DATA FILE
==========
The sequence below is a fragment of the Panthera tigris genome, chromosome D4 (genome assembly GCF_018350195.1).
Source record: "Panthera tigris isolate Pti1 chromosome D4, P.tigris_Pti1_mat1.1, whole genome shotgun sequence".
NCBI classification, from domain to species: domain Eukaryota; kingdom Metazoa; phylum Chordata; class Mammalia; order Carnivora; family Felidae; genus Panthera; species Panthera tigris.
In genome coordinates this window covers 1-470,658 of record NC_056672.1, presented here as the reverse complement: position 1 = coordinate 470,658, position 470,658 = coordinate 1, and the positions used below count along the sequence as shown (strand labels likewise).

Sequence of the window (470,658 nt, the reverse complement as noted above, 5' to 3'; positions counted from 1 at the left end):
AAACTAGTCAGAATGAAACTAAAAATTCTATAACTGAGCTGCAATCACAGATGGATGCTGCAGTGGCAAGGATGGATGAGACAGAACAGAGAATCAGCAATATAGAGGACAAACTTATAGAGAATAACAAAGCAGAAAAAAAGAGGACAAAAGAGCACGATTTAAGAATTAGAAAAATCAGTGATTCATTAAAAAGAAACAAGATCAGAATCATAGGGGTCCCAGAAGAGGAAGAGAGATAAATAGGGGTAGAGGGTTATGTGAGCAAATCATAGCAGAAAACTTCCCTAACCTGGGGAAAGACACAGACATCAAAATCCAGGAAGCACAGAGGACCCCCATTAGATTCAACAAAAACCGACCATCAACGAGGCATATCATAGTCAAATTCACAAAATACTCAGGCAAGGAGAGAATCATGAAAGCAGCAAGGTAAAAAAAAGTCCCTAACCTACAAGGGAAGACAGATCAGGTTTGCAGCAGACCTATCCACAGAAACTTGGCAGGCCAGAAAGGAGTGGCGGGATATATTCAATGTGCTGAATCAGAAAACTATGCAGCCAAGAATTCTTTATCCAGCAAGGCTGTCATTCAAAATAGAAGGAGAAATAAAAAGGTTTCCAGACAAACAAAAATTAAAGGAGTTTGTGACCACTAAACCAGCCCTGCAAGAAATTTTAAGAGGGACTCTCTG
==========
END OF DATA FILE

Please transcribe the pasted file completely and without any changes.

The sequence below is a fragment of the Panthera tigris genome, chromosome D4 (genome assembly GCF_018350195.1).
Source record: "Panthera tigris isolate Pti1 chromosome D4, P.tigris_Pti1_mat1.1, whole genome shotgun sequence".
NCBI classification, from domain to species: domain Eukaryota; kingdom Metazoa; phylum Chordata; class Mammalia; order Carnivora; family Felidae; genus Panthera; species Panthera tigris.
In genome coordinates this window covers 1-470,658 of record NC_056672.1, presented here as the reverse complement: position 1 = coordinate 470,658, position 470,658 = coordinate 1, and the positions used below count along the sequence as shown (strand labels likewise).

Sequence of the window (470,658 nt, the reverse complement as noted above, 5' to 3'; positions counted from 1 at the left end):
AAACTAGTCAGAATGAAACTAAAAATTCTATAACTGAGCTGCAATCACAGATGGATGCTGCAGTGGCAAGGATGGATGAGACAGAACAGAGAATCAGCAATATAGAGGACAAACTTATAGAGAATAACAAAGCAGAAAAAAAGAGGACAAAAGAGCACGATTTAAGAATTAGAAAAATCAGTGATTCATTAAAAAGAAACAAGATCAGAATCATAGGGGTCCCAGAAGAGGAAGAGAGATAAATAGGGGTAGAGGGTTATGTGAGCAAATCATAGCAGAAAACTTCCCTAACCTGGGGAAAGACACAGACATCAAAATCCAGGAAGCACAGAGGACCCCCATTAGATTCAACAAAAACCGACCATCAACGAGGCATATCATAGTCAAATTCACAAAATACTCAGGCAAGGAGAGAATCATGAAAGCAGCAAGGTAAAAAAAAGTCCCTAACCTACAAGGGAAGACAGATCAGGTTTGCAGCAGACCTATCCACAGAAACTTGGCAGGCCAGAAAGGAGTGGCGGGATATATTCAATGTGCTGAATCAGAAAACTATGCAGCCAAGAATTCTTTATCCAGCAAGGCTGTCATTCAAAATAGAAGGAGAAATAAAAAGGTTTCCAGACAAACAAAAATTAAAGGAGTTTGTGACCACTAAACCAGCCCTGCAAGAAATTTTAAGAGGGACTCTCTG